Small Scale Fisheries
Enforcement and Compliance
A Rapid Assessment and Review in Kenya and Tanzania
There have been many significant interventions across the Western Indian Ocean (WIO) region to support the sustainable use and conservation of marine resources and ecosystems. Among these efforts is the upscaling of Locally Marine Managed Areas (LMMAs) through co-management between country authorities and Beach Management Units (BMUs), wherein the legal and institutional frameworks supporting the improved management of small-scale fisheries (SSFs) have been reconstituted. Despite such action, marine resources, ecosystems and habitats, continue to decline. The socioeconomic conditions of small-scale fisheries and coastal communities have also deteriorated.
Weaknesses in enforcement by regulatory authorities have played a major role in LMMA downturns, with little incentive for compliance by resource users provided. The effective enforcement and compliance with rules embedded in fisheries legislation and regulations can, therefore, be said to constitute a growing challenge to the sustainability of marine small-scale fisheries (SSFs) across the Western Indian Ocean (WIO).
A “Rapid Assessment and Review of Enforcement and Compliance in Marine Small-Scale Fisheries in Kenya and Tanzania” was, consequently, undertaken to create a better understanding of the current status of enforcement and compliance in small-scale fisheries.
Artisanal fishers in action
Perceived Effective Enforcement and Compliance
- Adherence to set rules and regulations for fish capture and other related fisheries activities.
- Use of permitted gear and fishing methods, including fishing in fishing designated areas and times.
- Conserving and protecting marine resources from harmful activities that would affect fisheries productivity, and thus the need to protect key habitats and ecosystems for sustained fisheries stock.
Best practices in Enforcement and Compliance
- Fisheries co-management approaches through the Beach Management Units (BMUs) and establishment of Locally Managed marine Areas (LMMAs).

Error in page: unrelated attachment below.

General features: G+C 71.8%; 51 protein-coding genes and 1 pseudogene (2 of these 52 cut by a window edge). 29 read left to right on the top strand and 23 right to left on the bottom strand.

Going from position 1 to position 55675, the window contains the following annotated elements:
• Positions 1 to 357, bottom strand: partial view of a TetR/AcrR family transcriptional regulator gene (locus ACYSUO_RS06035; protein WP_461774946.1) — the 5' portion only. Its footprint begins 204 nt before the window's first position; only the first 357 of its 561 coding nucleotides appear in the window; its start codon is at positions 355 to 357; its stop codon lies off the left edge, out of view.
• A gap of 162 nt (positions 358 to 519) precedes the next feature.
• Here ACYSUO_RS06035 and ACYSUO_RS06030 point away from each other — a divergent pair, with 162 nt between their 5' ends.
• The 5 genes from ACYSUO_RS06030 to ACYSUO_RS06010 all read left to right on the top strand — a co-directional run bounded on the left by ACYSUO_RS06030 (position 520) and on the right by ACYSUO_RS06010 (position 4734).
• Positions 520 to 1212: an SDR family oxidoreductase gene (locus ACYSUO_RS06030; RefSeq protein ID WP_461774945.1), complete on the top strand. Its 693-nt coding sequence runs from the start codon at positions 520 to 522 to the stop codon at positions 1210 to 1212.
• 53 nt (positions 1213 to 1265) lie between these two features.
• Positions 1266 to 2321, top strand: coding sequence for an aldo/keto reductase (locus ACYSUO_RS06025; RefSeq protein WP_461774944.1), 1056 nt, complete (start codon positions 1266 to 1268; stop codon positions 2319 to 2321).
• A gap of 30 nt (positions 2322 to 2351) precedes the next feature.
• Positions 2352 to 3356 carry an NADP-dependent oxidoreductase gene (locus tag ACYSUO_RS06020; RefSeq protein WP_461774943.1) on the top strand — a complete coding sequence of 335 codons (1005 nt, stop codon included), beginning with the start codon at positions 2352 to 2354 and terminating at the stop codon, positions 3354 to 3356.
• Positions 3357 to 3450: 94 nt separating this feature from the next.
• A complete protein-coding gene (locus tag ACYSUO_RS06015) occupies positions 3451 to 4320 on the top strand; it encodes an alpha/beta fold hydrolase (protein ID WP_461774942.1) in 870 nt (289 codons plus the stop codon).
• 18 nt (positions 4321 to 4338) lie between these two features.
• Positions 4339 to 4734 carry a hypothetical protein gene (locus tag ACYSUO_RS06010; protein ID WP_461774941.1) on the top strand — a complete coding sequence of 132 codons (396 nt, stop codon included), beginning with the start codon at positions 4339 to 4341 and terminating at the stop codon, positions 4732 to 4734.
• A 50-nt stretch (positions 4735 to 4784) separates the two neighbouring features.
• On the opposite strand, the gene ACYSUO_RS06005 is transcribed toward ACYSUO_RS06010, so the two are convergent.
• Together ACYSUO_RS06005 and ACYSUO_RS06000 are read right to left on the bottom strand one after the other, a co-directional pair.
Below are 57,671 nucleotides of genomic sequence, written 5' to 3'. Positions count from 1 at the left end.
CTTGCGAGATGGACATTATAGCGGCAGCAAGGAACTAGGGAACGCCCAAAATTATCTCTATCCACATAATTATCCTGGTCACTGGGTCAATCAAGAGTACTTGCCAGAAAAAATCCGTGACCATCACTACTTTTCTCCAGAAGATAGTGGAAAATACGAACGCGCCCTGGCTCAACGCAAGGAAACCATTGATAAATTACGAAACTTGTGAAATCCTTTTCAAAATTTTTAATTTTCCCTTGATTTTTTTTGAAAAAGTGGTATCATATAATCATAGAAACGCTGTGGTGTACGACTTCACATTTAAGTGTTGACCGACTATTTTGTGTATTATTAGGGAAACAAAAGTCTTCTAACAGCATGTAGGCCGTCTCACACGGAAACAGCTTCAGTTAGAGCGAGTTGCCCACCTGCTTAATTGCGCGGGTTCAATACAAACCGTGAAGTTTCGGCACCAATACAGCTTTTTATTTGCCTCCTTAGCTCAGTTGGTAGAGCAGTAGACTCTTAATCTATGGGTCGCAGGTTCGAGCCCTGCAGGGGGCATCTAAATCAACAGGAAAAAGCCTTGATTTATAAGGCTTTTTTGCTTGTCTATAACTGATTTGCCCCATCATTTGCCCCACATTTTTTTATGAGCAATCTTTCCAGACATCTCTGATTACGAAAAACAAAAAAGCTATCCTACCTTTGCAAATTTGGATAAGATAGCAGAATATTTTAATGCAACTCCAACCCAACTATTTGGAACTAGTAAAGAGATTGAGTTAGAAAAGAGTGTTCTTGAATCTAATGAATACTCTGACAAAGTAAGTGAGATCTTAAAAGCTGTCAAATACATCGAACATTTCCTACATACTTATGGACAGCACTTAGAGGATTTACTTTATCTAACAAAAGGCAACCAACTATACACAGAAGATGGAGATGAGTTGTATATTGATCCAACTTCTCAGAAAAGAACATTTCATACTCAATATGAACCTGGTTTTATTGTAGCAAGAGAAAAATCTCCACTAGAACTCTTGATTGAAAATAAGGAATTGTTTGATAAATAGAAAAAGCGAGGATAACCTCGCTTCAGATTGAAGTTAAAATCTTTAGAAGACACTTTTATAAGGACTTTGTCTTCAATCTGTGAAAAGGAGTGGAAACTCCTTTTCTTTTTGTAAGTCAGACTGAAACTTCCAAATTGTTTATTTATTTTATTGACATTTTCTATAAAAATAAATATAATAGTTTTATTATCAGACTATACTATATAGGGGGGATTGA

- Community-based monitoring, control and surveillance (MCS) protocols and informants complement government frameworks.
- Formation and use of multi-agency institutions and committees.
- Judiciary capacity building and sensitization on fisheries matters.
- Youth involvement, coaching and mentoring in fisheries activities to produce future stewards in fisheries.
- Complementary local and traditional alternative conflict resolution and mediation including warning and sanctions in promoting effective compliance as opposed to penalties imposed on offenders.
The findings of the study were presented and interrogated in the regional multi-stakeholder workshop on “Enforcement and Compliance as a mechanism to safeguard Small Scale Fisheries and biodiversity for improved livelihoods”, hyperlinked.
The full workshop report is embedded right.
A policy brief “Enhancing Compliance and Enforcement to Safeguard Small-Scale Fisheries and Biodiversity for Improved Livelihoods in the Western Indian Ocean Region”, summarizing the key recommendations from the regional workshop, was developed. The policy brief is a call to action to duty-bearers, enforcement agencies and policymakers with authority in decision-making to implement the recommendations addressing the drivers of poor enforcement and compliance in small-scale fisheries in the WIO region.